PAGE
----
C-V2X (Cellular vehicle to everything) is one of the prominent use cases of 5G and likely for network slicing. It is an umbrella term for 3GPP defined V2X services [8-9], which was initially promoted for LTE-based V2X. Specifications for C-V2X for 5G are still under development and as part of 3GPP Release 16 expected to be completed at the end of 2019.

3GPP along with 5GAA formed in 2016 are working directly with telecom and automotive industries on gathering relevant use cases and requirements. Infotainment, telematics, road safety features, and remote steering are some of the use cases that fit in this category.

To support these use cases, C-V2X will require 5G systems to provide URLLC between vehicles, between vehicles and network, and seamless service continuity even when the vehicle moving at high speed. 5G and network slicing will have geographical limitations (at least in the initially years) and thus realistic requirements should be set forth.

Beside many other elements, the success of network slicing and related use cases require the use of artificial intelligence and machine learning. The required speed and granularity demand that 5G network slicing must be effectively managed, making today’s manual and simplistic automation less practical.

Business Case

A lot has been said and done, however the industry is still struggling to make solid business cases for 5G and network slicing. This can be eased out by making slicing a part of the investment case for 5G and developing a long term roadmap. The cost of deploying network slicing depending on the application / use-case may vary, but bottom line is that it has to be minimal in comparison to an overall investment case for 5G.

Network Slicing tends to divert from the current one size fits all policy where all the applications are served primarily in a best effort mode through a single network. Evolving from today’ single network style to perhaps dedicated network (for customers willing to pay a premium) for eMBB, URLLC and mMTC and to fully sliced model requires deeper analysis as well as a new mindset.

As pointed out by Bell Labs Consulting in its white paper [10] more connections can be enabled either by dedicated networks or network slices. The study further shows that as the number of connections grow so does the cost for both scenarios. However, dedicated networks incur substantially higher CAPEX (capital expenditure) and OPEX (operating expenditure) than the network slicing model. The primary reason – the infrastructure to the most part is not shared among the different connections in the dedicated networks model. The future networks may very well be comprised of hundreds of customer segments with tailored QoS (quality of service) and security requirements and thus in these circumstances dedicated networks’ model simply becomes unrealistic.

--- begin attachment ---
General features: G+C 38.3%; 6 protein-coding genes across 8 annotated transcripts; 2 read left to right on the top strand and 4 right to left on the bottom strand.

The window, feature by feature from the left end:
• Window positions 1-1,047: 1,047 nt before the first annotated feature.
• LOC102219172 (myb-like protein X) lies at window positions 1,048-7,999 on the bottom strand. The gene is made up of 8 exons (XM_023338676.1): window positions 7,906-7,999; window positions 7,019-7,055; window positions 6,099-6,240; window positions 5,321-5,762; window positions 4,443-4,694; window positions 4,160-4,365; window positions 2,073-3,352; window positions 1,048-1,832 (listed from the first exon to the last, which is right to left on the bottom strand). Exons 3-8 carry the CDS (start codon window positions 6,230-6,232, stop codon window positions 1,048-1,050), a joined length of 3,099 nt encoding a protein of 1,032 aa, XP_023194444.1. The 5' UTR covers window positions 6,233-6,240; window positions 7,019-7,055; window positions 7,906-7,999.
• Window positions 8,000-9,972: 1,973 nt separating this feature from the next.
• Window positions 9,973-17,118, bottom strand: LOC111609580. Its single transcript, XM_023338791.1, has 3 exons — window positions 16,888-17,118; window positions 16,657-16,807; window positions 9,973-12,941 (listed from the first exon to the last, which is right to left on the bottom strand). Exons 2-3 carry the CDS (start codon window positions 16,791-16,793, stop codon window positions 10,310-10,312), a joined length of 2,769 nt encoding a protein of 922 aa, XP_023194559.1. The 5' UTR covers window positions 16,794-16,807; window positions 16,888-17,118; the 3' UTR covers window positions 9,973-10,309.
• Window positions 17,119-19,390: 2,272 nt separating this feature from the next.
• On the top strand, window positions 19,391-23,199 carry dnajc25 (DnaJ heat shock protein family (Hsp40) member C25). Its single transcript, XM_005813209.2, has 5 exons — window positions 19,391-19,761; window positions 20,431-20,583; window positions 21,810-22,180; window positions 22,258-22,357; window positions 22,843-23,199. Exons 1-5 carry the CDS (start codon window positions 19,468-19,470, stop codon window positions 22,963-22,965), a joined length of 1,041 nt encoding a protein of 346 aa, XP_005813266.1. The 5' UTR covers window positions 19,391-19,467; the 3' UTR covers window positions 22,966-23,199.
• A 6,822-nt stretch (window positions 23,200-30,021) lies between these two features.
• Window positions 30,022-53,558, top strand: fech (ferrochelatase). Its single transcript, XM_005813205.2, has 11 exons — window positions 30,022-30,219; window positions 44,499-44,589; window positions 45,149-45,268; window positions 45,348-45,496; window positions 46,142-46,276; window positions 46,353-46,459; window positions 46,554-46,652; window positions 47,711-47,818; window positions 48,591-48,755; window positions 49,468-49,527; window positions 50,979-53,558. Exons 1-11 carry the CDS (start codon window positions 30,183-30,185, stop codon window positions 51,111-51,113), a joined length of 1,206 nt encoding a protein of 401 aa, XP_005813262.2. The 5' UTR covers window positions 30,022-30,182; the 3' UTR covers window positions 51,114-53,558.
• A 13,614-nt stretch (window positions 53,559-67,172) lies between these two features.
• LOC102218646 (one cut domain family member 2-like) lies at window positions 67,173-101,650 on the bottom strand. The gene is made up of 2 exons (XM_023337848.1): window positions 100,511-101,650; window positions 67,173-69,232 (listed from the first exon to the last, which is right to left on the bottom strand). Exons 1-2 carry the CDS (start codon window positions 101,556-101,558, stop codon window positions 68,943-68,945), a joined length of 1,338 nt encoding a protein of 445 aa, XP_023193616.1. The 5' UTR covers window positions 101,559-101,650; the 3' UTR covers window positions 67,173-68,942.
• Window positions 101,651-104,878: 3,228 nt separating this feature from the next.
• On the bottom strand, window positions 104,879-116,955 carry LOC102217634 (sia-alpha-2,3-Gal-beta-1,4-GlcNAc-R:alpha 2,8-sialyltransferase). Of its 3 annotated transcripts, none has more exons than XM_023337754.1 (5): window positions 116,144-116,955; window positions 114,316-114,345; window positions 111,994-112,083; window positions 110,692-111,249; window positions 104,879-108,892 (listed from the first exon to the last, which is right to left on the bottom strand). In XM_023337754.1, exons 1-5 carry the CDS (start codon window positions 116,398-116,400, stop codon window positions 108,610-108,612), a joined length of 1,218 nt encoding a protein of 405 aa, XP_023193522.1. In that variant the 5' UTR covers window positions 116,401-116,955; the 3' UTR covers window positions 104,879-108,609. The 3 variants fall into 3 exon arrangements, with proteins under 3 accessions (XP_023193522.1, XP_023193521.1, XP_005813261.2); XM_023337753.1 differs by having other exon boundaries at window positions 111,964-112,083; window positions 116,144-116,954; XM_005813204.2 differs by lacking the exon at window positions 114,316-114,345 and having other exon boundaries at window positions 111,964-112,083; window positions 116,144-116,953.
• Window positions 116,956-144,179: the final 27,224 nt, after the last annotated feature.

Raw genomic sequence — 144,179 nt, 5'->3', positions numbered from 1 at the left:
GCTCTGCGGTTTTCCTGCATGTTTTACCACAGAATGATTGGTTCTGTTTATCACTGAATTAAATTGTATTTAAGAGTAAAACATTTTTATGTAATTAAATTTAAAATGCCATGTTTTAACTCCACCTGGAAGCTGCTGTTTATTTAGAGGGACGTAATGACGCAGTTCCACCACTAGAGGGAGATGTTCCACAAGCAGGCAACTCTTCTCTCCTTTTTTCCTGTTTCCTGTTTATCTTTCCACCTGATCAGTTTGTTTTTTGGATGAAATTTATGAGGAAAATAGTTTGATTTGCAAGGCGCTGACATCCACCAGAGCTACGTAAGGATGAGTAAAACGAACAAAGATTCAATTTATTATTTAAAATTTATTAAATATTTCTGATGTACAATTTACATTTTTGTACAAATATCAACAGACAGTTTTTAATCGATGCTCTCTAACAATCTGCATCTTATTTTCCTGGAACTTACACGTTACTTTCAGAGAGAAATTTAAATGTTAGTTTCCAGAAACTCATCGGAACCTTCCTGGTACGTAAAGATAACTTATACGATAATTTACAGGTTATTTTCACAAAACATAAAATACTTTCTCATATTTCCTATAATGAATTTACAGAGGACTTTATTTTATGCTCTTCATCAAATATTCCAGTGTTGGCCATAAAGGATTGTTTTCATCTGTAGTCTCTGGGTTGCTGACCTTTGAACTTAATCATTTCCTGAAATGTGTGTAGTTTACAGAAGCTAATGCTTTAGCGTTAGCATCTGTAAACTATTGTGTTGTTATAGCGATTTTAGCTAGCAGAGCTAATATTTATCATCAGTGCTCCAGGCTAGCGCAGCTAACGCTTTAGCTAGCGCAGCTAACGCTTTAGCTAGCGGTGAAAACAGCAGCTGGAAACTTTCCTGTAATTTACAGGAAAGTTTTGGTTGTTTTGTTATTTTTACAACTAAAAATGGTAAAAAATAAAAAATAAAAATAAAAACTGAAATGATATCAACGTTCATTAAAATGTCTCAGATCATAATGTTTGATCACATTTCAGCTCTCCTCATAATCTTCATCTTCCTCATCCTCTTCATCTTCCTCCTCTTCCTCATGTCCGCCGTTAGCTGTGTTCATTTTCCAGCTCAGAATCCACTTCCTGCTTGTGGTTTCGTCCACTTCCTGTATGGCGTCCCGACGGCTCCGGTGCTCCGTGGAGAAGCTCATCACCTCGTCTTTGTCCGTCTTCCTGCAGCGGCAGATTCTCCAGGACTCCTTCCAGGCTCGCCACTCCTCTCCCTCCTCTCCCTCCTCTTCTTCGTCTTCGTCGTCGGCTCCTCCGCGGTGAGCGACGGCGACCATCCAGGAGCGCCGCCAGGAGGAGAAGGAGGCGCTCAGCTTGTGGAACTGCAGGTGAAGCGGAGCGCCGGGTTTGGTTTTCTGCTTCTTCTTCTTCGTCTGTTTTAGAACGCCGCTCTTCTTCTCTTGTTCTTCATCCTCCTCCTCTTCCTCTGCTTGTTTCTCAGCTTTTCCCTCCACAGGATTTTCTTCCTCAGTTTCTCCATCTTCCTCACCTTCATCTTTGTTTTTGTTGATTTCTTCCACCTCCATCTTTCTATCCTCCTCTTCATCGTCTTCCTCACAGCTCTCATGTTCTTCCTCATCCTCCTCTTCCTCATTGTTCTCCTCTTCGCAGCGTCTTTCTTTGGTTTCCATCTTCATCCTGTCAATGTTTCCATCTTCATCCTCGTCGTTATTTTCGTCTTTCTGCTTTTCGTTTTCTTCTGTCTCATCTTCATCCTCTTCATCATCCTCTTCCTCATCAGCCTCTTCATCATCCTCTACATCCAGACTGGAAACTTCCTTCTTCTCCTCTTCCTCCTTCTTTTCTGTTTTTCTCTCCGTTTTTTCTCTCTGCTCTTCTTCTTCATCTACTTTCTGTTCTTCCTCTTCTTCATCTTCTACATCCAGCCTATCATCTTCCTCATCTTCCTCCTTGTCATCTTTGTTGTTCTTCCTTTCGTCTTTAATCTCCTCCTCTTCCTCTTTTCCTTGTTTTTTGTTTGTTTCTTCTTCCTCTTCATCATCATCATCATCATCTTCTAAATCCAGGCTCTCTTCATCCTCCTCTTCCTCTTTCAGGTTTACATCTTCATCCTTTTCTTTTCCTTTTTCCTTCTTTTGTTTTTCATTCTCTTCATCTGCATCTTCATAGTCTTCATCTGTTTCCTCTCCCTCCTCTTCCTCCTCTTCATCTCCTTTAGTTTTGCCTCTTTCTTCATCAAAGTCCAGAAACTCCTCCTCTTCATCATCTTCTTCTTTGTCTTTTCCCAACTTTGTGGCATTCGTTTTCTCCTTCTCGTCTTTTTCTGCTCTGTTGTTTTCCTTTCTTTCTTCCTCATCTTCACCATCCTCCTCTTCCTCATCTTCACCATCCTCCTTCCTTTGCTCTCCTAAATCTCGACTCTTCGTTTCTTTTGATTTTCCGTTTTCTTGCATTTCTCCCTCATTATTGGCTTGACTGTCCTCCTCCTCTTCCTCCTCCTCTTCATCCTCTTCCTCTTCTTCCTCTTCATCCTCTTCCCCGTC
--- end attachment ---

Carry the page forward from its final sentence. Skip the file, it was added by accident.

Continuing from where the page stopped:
The OPEX is the largest component in the TCO (total cost of ownership) for today’s networks and is similarly expected to be for future sliced-based networks. The practice of running OE (operational excellence) programs is quite common where the two areas of focus are automation and reduction in manpower. These practices will be improved with network slicing. But to make these programs more successful we will require increasing amounts of automation in order to minimize and replace manpower. A similar conclusion was reached in the study which determined that OPEX is the largest component of ownership costs of today’s networks. The study showed that the components of OPEX which cost the most were the ones that required the most human intervention, such as performance and fault management. Network slicing’s high usage of AI and increased automation will thus mean that there will be a reduction in manpower requirements. This will lead to restructuring and layoffs in the industry.